Dumbest Kid in 3rd Grade Excerpt
Nearly 300 Alfred Almond Central School alumni attended the 40th annual banquet held July 22, 2000 at the K of C in Hornell, and a record amount of money was raised for the Jean Hanks Palmiter Memorial Scholarship, it has been reported by Lee A. Ryan, alumni association president. One of the incentives offered for scholarship donation of $25 or more was a copy of Robert Broughton's memoirs, The Dumbest Kid in Third Grade.
An excerpt from this book was quoted in the November 1999 issue of our newsletter. We would like to share another story regarding the new Alfred Almond Central School, as seen through the eyes of a "poor and destitute boy," as Broughton calls himself.
In a chapter entitled, "The New Deal," he relates this: "In the late thirties, the great depression was starting to ease throughout the land, except in Almond it seemed. There was, however, hope and excitement; FDR's new deal was coming to Almond and was going to help pull Almond out of the muck and misery of hard times. The news was circulating all through Al Palmer's Pool Hall. The young men who hung out there because they had nothing else to do would have good paying jobs. They could buy cars, maybe even get married and have a kid or two. They were elated.
"A large flood control dam was to be constructed in the town of Almond. The project would put a lot of people to work. Even more exciting, a new experimental school was to be built. It was to be called the Alfred-Almond Central School. It was a forerunner for what many schools would be like in the future. The school was scheduled to be finished in nineteen thirty-nine. The dam was to be built later, but was put on the shelf when the war came. The dam wasn't completed until the late forties."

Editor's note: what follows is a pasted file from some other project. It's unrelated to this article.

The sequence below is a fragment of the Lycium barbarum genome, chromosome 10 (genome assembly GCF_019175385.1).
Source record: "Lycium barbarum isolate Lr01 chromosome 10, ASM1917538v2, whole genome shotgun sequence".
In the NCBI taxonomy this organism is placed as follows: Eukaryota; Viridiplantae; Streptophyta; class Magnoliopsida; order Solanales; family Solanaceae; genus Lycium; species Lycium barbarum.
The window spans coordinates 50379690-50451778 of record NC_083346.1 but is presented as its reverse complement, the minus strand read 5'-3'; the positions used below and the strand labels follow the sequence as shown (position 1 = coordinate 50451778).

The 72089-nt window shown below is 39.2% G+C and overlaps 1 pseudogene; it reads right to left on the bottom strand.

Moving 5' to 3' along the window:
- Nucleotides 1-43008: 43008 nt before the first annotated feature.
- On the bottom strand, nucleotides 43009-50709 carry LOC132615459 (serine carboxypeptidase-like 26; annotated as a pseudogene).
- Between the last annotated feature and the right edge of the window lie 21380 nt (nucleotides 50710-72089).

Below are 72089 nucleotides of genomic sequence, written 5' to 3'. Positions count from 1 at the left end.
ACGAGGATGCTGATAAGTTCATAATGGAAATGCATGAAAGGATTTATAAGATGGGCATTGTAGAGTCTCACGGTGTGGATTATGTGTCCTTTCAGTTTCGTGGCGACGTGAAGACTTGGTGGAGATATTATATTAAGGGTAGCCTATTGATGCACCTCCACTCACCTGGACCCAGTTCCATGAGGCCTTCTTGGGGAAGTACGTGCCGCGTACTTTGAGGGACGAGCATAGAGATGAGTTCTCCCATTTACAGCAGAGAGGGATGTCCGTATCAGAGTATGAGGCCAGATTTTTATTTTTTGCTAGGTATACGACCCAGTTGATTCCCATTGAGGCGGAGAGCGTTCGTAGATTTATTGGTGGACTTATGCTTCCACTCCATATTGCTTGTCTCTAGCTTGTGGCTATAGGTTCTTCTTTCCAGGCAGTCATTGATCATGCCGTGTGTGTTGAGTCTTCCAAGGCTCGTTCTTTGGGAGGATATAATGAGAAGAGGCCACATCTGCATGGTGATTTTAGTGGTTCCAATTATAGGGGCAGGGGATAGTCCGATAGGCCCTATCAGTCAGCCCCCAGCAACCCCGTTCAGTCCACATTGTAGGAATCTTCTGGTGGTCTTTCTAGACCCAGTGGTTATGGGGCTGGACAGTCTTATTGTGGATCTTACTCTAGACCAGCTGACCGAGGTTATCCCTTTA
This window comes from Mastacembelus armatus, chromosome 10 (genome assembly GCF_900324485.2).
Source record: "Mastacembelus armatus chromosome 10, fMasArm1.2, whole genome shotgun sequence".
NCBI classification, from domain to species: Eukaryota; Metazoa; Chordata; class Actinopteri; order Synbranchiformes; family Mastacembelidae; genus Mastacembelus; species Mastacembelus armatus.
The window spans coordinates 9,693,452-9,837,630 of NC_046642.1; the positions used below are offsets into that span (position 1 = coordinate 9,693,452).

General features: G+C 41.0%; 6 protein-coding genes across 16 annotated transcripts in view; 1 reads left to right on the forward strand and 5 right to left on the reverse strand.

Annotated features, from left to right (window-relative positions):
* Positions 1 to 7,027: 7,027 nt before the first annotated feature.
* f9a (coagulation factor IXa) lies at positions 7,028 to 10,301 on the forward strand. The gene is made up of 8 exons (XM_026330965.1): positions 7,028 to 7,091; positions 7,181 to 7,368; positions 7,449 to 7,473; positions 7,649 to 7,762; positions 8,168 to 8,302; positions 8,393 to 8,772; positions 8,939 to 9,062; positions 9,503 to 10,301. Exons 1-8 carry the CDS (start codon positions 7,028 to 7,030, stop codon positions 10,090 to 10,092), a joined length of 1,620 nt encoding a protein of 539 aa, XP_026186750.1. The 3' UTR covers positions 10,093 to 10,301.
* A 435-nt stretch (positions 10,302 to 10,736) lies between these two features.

"Some of my friends and I used to ride our bicycles up to the Alfred-Almond School project and watch the WPA workers who were building the school. We got a real kick out of the terrazzo workers. All of them were Italian. They never stopped working, and they never stopped yelling at each other in Italian. We figured most of the yelling were swear words..."
"When I passed through the large oak doors of the brand new Alfred-Almond Central School, I was awe struck. I don't recall, but I must have just stood there for a full moment wide-eyed, with my mouth agape. I remember thinking, 'Gee, I should have cleaned my old sneakers.' I didn't want to step foot on those shiny floors in my old dirty worn out sneakers. I thought surely someone would yell at me to take them off."
"When I was assigned my homeroom seat, I was once more awe struck. Sitting just a few feet from me was the prettiest girl I had ever laid eyes upon. Her name was Janey. Janey lived in Alfred Station. I lived in my grandmother's house in Almond. You might say the new school brought us together and graciously introduced us to each other."
"I felt uncomfortable in this new school. I had never been in a grand building such as this. We rode to school in brand new green and cream-colored school buses with shiny chrome bulldogs on the hoods indicating that they were built by the Mack Truck Company, the best money could buy. The school had surgically clean rest rooms and shiny terrazzo floors. The gym had a huge electric folding door so that it could be sectioned off, allowing the boys and girls to use it at the same time. The library had beautifully varnished woodwork and sound absorbing cork floors. The library windows faced the east to catch the morning sun. This is how I first saw the room with the sun rays flooding the room with its light. The sunlight just added to the splendor of it all."
"When I came home from school the first day at Alfred-Almond School, I realized just how primitive conditions were at my grandmother's house, with its outdoor toilet, and no running water and electricity, but at least I felt it was where I belonged. I didn't feel intimidated like I did in that palace they called the school. After attending the Almond School, and the one room school in Birdsall, the new Alfred-Almond School was overwhelming to say the least. The only thing I liked about the school was seeing Janey every day..."
If your would like to read more of The Dumbest Kid in Third Grade, contact:
321 Farnum Street
Wellsville, New York 14895
phone: (716) 593-1309